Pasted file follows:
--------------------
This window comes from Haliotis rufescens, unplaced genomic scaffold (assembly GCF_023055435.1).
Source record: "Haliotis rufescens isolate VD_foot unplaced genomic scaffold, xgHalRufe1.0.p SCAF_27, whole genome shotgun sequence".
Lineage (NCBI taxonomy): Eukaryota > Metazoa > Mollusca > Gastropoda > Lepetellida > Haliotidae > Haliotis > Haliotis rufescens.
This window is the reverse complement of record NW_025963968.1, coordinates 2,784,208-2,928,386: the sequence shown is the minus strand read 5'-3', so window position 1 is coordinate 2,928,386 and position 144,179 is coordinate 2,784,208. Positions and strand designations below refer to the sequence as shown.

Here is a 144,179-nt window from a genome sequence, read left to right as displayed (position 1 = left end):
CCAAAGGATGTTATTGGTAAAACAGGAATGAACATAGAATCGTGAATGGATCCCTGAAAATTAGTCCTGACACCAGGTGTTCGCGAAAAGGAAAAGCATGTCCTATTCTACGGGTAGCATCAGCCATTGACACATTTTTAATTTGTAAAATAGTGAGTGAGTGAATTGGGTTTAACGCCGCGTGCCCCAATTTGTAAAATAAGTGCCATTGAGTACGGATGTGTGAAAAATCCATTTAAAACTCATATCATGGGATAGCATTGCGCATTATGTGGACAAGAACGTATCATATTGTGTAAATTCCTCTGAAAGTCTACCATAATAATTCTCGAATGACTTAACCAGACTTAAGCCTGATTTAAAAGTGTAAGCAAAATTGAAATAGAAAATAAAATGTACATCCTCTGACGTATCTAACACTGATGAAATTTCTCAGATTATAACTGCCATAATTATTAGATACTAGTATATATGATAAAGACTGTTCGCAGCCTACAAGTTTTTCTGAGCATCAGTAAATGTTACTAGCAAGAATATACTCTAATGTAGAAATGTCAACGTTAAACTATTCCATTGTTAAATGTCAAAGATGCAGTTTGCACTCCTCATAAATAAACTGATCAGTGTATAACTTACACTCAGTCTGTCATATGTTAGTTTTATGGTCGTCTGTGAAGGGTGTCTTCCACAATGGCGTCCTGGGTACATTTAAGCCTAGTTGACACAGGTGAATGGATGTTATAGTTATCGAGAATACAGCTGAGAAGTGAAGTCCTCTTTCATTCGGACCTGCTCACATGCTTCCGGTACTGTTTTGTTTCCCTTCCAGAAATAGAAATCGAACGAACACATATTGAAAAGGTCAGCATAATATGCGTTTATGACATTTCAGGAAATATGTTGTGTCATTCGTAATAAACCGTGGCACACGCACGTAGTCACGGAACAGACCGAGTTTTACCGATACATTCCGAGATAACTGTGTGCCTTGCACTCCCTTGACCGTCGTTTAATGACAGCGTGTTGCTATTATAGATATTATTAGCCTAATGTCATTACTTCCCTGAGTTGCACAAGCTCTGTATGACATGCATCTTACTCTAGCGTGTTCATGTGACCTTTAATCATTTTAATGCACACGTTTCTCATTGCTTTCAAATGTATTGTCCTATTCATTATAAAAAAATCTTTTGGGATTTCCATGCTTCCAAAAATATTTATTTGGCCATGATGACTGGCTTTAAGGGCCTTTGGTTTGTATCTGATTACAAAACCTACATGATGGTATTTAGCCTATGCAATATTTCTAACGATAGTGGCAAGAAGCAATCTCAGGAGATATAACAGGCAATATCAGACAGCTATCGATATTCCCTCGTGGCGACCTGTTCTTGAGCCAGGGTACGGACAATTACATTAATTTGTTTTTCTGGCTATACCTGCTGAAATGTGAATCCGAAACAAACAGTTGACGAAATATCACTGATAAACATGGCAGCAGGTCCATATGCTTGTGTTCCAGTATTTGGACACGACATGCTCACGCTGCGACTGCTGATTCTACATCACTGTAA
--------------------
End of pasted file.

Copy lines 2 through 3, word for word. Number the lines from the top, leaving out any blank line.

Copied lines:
Source record: "Haliotis rufescens isolate VD_foot unplaced genomic scaffold, xgHalRufe1.0.p SCAF_27, whole genome shotgun sequence".
Lineage (NCBI taxonomy): Eukaryota > Metazoa > Mollusca > Gastropoda > Lepetellida > Haliotidae > Haliotis > Haliotis rufescens.